Canadian filmmaker Denis Côté brings one of two documentaries to this year’s New Frontier on-screen offerings: BESTIAIRE, an experimental, observational study of animals and people.
Sundance Program Description:
A popular sensation in medieval Europe, bestiaries were catalogs of beasts featuring exotic animal illustrations, zoological wisdom, and ancient legends. Denis Côté’s startling BESTIAIRE unfolds like a filmic picture book where both humans and animals are on display. As we observe them, they also observe us and one another, invoking the Hindu idea of darshan: a mutual beholding that initiates a shift in consciousness.
Fascinating, beguiling creatures like buffalo, hyenas, zookeepers, zebras, taxidermists, rhinos, and ostriches silently inhabit uncluttered, beautifully composed frames of a locked-off camera, conducting curious affairs in holding pens and fields. Their unself-consciousness before the camera’s eye renders them equally objectified. Whether we anthropomorphize, poeticize, abstract, or judge them is up to us. Côté invites his audience to reflect on control and power as lions rattle cages, a taxidermist recreates a duck, and artists copy a stuffed deer. Using the film form to challenge the very notion of representation, BESTIAIRE is an elegant, bewitching meditation on the nature of sentience and the boundaries between nature and “civilization.”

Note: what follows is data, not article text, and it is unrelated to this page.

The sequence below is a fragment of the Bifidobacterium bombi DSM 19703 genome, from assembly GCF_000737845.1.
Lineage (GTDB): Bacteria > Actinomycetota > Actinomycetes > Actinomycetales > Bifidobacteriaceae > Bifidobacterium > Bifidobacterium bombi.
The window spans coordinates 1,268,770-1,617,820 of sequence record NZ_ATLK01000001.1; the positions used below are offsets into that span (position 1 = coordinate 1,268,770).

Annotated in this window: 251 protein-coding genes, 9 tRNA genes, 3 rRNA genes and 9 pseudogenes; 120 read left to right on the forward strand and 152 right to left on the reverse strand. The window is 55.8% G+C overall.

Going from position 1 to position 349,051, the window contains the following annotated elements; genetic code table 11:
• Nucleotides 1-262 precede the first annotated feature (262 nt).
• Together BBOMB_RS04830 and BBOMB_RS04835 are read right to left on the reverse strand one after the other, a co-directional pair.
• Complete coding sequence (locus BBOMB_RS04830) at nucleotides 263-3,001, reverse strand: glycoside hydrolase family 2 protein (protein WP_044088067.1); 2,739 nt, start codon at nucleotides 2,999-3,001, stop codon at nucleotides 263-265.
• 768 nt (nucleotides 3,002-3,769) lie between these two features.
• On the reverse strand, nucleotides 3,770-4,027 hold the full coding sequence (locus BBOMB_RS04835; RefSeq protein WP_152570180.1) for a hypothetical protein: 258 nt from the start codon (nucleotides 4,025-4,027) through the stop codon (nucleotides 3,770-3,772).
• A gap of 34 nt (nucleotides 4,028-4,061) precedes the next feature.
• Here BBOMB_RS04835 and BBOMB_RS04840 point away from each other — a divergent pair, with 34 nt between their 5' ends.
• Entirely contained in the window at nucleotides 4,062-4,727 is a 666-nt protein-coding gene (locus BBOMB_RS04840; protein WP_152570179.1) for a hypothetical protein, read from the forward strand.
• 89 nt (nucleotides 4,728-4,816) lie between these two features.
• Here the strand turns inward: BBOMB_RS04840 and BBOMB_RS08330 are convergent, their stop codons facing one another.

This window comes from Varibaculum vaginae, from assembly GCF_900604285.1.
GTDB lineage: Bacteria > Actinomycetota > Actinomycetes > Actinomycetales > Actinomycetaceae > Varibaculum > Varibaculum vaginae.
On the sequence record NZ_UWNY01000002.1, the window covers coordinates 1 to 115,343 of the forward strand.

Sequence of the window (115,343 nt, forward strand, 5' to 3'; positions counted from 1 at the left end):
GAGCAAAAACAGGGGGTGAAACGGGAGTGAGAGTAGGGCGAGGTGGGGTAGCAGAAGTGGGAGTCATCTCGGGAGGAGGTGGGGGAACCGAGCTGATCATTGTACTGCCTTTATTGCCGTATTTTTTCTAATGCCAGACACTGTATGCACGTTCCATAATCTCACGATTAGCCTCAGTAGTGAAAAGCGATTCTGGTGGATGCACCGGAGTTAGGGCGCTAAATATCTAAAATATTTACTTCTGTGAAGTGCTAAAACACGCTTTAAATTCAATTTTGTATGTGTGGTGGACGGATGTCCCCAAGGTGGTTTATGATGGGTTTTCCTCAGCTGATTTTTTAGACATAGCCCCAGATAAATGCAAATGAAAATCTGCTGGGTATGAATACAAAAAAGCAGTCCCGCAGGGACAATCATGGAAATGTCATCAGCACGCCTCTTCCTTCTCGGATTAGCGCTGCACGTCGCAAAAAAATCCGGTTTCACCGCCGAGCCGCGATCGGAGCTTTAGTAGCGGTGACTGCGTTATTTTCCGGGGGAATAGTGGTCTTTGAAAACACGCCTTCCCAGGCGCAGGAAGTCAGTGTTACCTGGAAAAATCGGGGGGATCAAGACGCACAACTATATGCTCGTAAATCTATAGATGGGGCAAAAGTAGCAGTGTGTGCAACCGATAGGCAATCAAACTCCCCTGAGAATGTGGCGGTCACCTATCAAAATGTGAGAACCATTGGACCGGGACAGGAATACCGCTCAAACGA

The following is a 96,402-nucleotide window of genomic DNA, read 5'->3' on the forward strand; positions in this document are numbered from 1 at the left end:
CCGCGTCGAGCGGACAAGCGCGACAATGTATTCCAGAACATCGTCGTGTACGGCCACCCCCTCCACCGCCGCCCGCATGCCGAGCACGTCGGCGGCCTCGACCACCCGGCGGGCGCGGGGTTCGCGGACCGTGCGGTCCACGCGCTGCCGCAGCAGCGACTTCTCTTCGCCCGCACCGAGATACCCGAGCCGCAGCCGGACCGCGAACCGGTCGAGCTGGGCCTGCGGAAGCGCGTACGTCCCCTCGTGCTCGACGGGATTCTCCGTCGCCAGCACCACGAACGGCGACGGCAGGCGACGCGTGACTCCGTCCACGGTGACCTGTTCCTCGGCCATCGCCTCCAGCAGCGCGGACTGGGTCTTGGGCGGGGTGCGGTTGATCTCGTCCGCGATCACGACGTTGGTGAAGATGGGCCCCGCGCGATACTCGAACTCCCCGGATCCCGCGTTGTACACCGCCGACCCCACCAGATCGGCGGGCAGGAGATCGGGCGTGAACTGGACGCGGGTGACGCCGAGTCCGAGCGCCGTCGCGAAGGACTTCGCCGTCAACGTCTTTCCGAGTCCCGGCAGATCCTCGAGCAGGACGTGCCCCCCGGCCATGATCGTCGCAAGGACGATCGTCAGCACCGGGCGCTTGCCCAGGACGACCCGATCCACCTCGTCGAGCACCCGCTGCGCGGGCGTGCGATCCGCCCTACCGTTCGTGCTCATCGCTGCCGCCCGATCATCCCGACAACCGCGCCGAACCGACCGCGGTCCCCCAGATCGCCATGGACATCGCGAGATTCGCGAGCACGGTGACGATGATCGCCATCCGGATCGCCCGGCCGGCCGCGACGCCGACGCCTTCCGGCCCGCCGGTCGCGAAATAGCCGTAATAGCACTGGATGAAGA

Côté’s previous documentary CARCASSES, screened extensively, including in Cannes’ Director Fortnight, Toronto, and Locarno. His dramatic works have received critical acclaim and particular success at Locarno, with awards at that festival for DRIFTING STATES, ALL THAT SHE WANTS, and CURLING.
Why You Should Watch:
Absent of dialogue, Côté’s lusciously lensed film achieves a fascinating, almost hypnotic, effect. As noted above, viewers might respond in various ways to the diverse creatures offered up for display – from commonplace cats to exotic wild beasts – perhaps saying less about the animal being viewed (and viewing back), and more about the audience and their response to being confronted with their own awareness of the act of watching.